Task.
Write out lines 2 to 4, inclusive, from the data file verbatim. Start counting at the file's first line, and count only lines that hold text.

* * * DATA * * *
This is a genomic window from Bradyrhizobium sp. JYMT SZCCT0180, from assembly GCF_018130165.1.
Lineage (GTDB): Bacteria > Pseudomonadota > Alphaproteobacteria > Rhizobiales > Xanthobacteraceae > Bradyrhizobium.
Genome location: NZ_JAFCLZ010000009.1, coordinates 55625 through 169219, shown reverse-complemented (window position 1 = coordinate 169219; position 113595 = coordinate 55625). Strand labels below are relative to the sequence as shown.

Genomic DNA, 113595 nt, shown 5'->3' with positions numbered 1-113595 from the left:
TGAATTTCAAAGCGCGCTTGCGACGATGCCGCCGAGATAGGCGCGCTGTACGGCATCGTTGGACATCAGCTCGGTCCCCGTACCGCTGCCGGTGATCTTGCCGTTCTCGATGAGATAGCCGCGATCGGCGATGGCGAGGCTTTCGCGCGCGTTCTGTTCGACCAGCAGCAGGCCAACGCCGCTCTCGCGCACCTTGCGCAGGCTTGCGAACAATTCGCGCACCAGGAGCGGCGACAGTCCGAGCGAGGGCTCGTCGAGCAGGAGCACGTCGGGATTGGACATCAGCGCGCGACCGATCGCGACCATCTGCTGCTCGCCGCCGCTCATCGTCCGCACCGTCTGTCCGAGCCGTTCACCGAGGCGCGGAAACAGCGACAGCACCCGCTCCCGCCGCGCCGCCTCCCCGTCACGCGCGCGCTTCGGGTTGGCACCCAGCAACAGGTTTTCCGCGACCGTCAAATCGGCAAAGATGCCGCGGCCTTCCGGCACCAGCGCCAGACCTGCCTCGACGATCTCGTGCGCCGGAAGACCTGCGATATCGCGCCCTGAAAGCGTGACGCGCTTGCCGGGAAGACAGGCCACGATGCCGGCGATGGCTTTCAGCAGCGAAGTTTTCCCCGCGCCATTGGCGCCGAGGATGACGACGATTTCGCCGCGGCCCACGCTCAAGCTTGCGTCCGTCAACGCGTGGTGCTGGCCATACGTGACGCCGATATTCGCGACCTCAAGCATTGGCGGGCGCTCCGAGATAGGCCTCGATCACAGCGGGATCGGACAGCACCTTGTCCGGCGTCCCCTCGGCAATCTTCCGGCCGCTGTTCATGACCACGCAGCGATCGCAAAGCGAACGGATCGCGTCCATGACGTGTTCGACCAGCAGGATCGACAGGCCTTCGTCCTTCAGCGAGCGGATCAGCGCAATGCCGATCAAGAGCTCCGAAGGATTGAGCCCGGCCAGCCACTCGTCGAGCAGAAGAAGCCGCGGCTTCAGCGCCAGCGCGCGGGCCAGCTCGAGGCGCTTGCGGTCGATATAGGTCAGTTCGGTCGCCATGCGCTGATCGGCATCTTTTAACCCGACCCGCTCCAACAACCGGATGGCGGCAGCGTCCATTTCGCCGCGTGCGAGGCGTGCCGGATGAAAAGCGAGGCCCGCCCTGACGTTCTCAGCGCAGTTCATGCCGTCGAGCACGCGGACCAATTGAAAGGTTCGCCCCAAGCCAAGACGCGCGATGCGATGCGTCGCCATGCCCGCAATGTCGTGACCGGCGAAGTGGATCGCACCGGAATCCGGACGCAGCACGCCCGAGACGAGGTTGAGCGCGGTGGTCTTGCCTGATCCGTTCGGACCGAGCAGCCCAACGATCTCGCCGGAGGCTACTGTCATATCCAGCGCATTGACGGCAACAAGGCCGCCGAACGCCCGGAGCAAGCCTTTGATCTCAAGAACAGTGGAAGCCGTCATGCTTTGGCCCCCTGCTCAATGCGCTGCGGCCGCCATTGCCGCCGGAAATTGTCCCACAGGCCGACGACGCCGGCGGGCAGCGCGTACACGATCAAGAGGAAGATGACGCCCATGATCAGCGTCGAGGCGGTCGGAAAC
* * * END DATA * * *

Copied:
Lineage (GTDB): Bacteria > Pseudomonadota > Alphaproteobacteria > Rhizobiales > Xanthobacteraceae > Bradyrhizobium.
Genome location: NZ_JAFCLZ010000009.1, coordinates 55625 through 169219, shown reverse-complemented (window position 1 = coordinate 169219; position 113595 = coordinate 55625). Strand labels below are relative to the sequence as shown.

Genomic DNA, 113595 nt, shown 5'->3' with positions numbered 1-113595 from the left: